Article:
Monday, January 01, 2007

Marfa Mystery Lights and Human Nature

My parents live in a small town in West Texas where the mountains of the Big Bend march north from the Mexican border, leaving a number of valleys and foothils in their path. The countryside is not only beautiful (if you like the look of the old west), but has certain unique atmospheric characteristics that many believe to be responsible for a strange phenomenon: the Marfa Lights. The lights are visible at night from a small observatory just off U. S. Route 90 between Alpine and Marfa. I'm one of those guys that's fascinated by UFO's, Bigfoot, and such, so when my parents first told me of this phenomenon I was excited to have a chance to see it.

I think I've been there to view the lights on two separate occasions, and over time I've formed theories as to their origin. First, the lights:

These are time exposures of the marfa lights taken from the area of the observation park. You can find explanations of the pictures and the methodology behind them at: Night Orbs.

Now, I can give my testimony that these pictures adequately reflect what I saw at the observation area. I'm not really writing to make you believe that these things exist and are some kind of alien intelligence or something. But I am writing because I find people's reactions to these lights very interesting.

At the viewing park, there is a display that explains the history of the lights, the direction you should look, and (very important) the direction you should not look: the Southwest. This is because Highway 67 runs over the mountains and is visible from the viewing area. Any lights that are seen emanating from that direction are car headlights, and because of the distance and (I'm guessing) temperature change over the valley, these car headlights look very UFO-like indeed.

On the night of my second visit, a whole group of people were practically jumping for joy because they were seeing Marfa lights with their own eyes! Tons of the lights- dancing around, trading places, disappearing and reappearing. Except, of course, they were in the Southwest. I wanted to tell them to read the display for themselves, but who am I to burst their bubble? The ones that bug me more than the naieve believers, though, are the skeptics who say that the Marfa Lights are nothing more than car headlights on Highway 67. These skeptics, so ready to attack anything potentially inexplicable, don't even bother to take the time to find out that the real sightings of Marfa Lights are not what they are attacking.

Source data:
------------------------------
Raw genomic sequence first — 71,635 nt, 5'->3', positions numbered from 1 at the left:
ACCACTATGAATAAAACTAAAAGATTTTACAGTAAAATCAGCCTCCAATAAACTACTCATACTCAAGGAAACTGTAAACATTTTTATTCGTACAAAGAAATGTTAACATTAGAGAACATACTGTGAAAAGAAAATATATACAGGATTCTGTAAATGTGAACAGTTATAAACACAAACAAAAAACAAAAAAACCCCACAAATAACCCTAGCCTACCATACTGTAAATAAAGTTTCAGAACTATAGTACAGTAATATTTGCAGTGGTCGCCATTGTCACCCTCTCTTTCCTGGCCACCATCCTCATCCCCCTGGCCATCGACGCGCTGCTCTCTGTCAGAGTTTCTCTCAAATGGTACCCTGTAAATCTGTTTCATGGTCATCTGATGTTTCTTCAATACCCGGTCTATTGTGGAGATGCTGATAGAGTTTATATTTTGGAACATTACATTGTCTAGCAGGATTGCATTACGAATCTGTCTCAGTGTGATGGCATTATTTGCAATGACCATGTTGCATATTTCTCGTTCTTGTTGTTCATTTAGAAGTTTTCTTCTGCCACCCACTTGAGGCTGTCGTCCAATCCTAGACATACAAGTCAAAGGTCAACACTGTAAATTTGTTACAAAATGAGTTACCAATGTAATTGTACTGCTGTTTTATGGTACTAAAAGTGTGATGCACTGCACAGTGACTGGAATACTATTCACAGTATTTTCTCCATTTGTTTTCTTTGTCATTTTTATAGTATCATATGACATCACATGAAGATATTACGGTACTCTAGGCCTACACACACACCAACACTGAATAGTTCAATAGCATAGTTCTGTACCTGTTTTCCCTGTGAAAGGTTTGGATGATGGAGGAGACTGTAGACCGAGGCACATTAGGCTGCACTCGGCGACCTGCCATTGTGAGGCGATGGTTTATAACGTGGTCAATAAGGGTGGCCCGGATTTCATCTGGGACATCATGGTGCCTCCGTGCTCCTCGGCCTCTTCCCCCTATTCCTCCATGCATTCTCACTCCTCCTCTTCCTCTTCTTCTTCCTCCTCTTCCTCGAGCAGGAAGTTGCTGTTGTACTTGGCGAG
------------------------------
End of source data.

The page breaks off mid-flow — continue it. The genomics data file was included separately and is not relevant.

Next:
Here we have the two extremes of the human condition: the man of faith and the man of reason, Mulder and Scully, Locke and Jack, or Bryan and Darrow. The thing that annoys me most about these two extremes is that it is all or nothing: blind faith or blind reason. This culture (as I suppose every one throughout history has been) is plagued with this dichotomy.

I think the thing that's so telling about my Marfa experience is that it shows that people do not want to learn. We want things to fit just as we expect them to, because otherwise we will be forced to change or, GASP, think!

Conservatives do this all the time with liberals, and vice versa. We're so busy thinking the other person is a communist or a fundamentalist bigot, we don't take the time to hear them out. Dialogue is very rare indeed because we want the other point of view to be wrong. This is the territory in which critical thinking is an absolute necessity, but it is usually replaced with bias.

None of us is perfect in this area; there are certain things that we just can't handle accepting, but we all can grow and learn to suspend judgment and look at the world as objectively as is possible.

It's my opinion that the Unidentified Lighted Objects outside Marfa have an explanation, but why dismiss them out of hand without hearing both sides? It would be better to withhold judgment and admit that we don't know everything than to jump to a conclusion based on insufficient evidence, or as some wise thinker once said, "Better to be silent and be thought a fool, than to speak and remove all doubt."

1 comment:

Natalya said...

You write very well.